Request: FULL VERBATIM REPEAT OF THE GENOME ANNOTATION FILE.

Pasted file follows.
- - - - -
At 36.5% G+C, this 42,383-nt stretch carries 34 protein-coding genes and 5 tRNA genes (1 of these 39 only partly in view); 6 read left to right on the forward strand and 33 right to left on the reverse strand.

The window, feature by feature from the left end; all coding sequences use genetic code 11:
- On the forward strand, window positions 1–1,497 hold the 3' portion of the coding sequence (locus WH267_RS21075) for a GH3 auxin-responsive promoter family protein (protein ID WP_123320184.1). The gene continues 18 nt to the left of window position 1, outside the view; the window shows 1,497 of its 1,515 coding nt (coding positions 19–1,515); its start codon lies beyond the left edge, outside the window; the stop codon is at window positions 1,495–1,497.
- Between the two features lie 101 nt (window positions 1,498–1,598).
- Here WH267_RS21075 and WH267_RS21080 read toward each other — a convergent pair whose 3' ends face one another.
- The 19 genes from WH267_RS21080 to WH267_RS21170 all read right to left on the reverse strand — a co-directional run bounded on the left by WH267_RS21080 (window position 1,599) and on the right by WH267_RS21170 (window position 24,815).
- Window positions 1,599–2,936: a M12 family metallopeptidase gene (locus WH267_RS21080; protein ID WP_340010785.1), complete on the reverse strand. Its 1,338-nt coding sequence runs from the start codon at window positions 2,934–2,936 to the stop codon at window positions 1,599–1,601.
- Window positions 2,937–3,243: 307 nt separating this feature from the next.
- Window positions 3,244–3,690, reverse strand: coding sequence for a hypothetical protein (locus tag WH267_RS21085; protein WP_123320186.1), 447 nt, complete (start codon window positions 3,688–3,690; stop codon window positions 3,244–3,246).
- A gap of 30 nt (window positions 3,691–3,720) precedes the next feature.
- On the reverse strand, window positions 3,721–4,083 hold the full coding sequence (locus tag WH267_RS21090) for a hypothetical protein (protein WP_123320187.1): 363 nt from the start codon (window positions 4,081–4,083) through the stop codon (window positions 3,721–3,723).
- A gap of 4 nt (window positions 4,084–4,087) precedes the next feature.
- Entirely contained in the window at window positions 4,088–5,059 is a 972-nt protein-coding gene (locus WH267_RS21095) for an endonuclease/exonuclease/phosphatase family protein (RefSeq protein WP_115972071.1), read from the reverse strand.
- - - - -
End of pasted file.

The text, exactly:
At 36.5% G+C, this 42,383-nt stretch carries 34 protein-coding genes and 5 tRNA genes (1 of these 39 only partly in view); 6 read left to right on the forward strand and 33 right to left on the reverse strand.

The window, feature by feature from the left end; all coding sequences use genetic code 11:
- On the forward strand, window positions 1–1,497 hold the 3' portion of the coding sequence (locus WH267_RS21075) for a GH3 auxin-responsive promoter family protein (protein ID WP_123320184.1). The gene continues 18 nt to the left of window position 1, outside the view; the window shows 1,497 of its 1,515 coding nt (coding positions 19–1,515); its start codon lies beyond the left edge, outside the window; the stop codon is at window positions 1,495–1,497.
- Between the two features lie 101 nt (window positions 1,498–1,598).
- Here WH267_RS21075 and WH267_RS21080 read toward each other — a convergent pair whose 3' ends face one another.
- The 19 genes from WH267_RS21080 to WH267_RS21170 all read right to left on the reverse strand — a co-directional run bounded on the left by WH267_RS21080 (window position 1,599) and on the right by WH267_RS21170 (window position 24,815).
- Window positions 1,599–2,936: a M12 family metallopeptidase gene (locus WH267_RS21080; protein ID WP_340010785.1), complete on the reverse strand. Its 1,338-nt coding sequence runs from the start codon at window positions 2,934–2,936 to the stop codon at window positions 1,599–1,601.
- Window positions 2,937–3,243: 307 nt separating this feature from the next.
- Window positions 3,244–3,690, reverse strand: coding sequence for a hypothetical protein (locus tag WH267_RS21085; protein WP_123320186.1), 447 nt, complete (start codon window positions 3,688–3,690; stop codon window positions 3,244–3,246).
- A gap of 30 nt (window positions 3,691–3,720) precedes the next feature.
- On the reverse strand, window positions 3,721–4,083 hold the full coding sequence (locus tag WH267_RS21090) for a hypothetical protein (protein WP_123320187.1): 363 nt from the start codon (window positions 4,081–4,083) through the stop codon (window positions 3,721–3,723).
- A gap of 4 nt (window positions 4,084–4,087) precedes the next feature.
- Entirely contained in the window at window positions 4,088–5,059 is a 972-nt protein-coding gene (locus WH267_RS21095) for an endonuclease/exonuclease/phosphatase family protein (RefSeq protein WP_115972071.1), read from the reverse strand.